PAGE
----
The mere passage of laws and amendments will fail to make a dent when police forces enjoy impunity, society remains deeply patriarchal and son-preference as well as other anti-female practices remain.
Violence against women and sexual harassment are such daily occurrences that only the most egregious and horrendous make front page news, although other not so prominent incidents are stored away in the collective conscience.
“Guilt” and – in South Asia – “family honour” have a powerful hold, and most incidents of even horrific violence get suppressed.
But the gruesome gang-rape of a young woman in a bus in New Delhi in mid-December, the long wait for reports of her precarious condition and her eventual death caught the conscience of most Indians with access to mass media.
Although there are continuing questions on the part of the marginalized sections of India as to why the rapes and gang-rapes that members of their communities suffer regularly fail to be noticed by the mainstream media, there seems to be a consensus of hope that this is a moment for possible future change in gender relations in India.
It has been likened to the Tunisian and the Egyptian pro-democracy movements of 2011. Another comparison could be with the two Tiananmen movements – of 1976 following the death of Zhou Enlai and the 1989 in the wake of former Chinese communist party general secretary Hu Yaobang’s passing away. The first had the tacit backing of Deng Xiaoping who was soon to emerge as the supreme leader and usher in economic reforms while keeping a tight lid on dissent. The second Tiananmen incident led to a tightening of the regime before an acceleration of economic reforms that have led to runaway growth alongside massive corruption, denial of trade union rights, discrimination against migrants and other problems the people cannot protest about.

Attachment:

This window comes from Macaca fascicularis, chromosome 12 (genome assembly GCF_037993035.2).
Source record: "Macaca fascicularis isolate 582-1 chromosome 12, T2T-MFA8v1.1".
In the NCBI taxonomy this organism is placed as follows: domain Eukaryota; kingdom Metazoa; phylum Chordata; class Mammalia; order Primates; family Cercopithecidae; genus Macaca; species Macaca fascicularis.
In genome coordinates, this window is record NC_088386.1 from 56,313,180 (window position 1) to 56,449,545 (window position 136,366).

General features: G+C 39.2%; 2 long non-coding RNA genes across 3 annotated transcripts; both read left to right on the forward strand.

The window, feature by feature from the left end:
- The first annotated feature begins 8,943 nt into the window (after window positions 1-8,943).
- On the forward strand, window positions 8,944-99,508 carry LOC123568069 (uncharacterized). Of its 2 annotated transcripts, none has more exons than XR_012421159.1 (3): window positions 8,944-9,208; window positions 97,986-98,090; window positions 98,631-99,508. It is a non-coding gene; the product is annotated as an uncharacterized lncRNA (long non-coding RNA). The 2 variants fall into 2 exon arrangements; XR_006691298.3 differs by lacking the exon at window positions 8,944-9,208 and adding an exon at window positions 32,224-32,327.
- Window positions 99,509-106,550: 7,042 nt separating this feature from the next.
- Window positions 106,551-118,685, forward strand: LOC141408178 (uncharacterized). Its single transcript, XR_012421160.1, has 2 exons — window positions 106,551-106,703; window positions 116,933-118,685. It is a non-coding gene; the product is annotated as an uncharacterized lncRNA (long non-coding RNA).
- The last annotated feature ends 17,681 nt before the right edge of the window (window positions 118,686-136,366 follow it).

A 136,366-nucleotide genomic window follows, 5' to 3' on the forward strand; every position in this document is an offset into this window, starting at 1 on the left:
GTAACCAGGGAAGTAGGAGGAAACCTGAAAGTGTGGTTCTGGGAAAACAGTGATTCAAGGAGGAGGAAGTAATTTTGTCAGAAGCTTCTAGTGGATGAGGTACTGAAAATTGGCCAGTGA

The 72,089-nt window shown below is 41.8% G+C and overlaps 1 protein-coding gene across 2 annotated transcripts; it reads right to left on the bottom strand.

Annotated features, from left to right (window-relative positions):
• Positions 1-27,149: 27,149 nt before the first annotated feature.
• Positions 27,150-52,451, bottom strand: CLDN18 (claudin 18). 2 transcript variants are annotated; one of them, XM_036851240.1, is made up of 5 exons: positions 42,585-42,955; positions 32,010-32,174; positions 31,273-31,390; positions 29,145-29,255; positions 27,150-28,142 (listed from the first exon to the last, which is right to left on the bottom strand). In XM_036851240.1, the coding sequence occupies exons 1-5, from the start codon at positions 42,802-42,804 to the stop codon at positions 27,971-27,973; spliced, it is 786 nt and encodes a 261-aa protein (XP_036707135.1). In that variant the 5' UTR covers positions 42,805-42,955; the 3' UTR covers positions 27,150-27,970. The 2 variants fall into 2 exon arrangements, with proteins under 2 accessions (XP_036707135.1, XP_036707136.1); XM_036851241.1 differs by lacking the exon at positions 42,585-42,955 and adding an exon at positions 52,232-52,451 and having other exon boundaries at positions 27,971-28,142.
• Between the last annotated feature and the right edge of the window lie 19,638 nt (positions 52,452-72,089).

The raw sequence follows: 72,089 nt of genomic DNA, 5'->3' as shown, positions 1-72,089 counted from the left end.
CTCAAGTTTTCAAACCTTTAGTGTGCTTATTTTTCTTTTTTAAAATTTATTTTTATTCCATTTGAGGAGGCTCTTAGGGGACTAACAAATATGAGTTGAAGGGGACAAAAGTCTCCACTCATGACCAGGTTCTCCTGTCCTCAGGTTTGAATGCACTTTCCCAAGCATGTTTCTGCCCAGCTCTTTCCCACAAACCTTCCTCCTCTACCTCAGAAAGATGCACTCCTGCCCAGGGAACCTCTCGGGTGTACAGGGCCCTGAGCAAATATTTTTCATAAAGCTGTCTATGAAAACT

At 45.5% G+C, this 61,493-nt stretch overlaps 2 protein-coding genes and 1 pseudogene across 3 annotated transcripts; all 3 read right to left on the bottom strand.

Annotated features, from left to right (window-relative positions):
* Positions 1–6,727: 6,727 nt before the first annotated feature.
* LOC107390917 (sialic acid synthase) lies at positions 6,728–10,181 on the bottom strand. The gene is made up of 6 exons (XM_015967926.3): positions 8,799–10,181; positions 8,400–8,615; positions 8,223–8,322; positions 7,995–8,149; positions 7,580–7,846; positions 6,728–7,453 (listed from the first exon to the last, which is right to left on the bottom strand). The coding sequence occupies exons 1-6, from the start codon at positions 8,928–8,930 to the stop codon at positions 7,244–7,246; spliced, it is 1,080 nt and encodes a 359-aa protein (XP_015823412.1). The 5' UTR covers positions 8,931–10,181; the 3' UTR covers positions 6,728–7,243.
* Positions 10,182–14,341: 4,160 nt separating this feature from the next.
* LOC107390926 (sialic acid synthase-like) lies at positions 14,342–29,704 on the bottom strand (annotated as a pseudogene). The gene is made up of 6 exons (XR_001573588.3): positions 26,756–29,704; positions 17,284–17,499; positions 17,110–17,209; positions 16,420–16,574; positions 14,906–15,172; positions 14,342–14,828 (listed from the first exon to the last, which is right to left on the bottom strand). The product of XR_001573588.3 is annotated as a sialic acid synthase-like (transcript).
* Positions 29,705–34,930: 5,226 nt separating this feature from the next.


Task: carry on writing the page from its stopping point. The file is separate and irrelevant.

While India is a chaotic democracy, it too is at a crossroads. The current upsurge that has affected most cities, where large numbers of people have staged spontaneous demonstrations, could be harnessed for real change towards making India a less violent place for women as well as for children and old people, or it could see it turn towards being one where retribution and insecurity rule.
The incident and its aftermath have been making front page news for weeks now. Hindu chauvinists and other conservatives have been falling over each other in coming up with bizarre suggestions – one wants women to stayconfined to their households, while another wants them to call a would-be rapist ‘brother’ and beg for mercy. Meanwhile the what-was-she-wearing crowd has been active and vocal.
One outstandingly disturbing aspect of the reactions to the gang-rape has been widespread and shrill demand for harsh punishments for the gang-rape accused. While calls to hang them quickly are widespread, other frequently aired demands are for them to be castrated and given Saudi-style punishments. Hundreds of mostly young people around the country have held placards calling for the accused to be hanged or castrated, or subject to other violent punishments.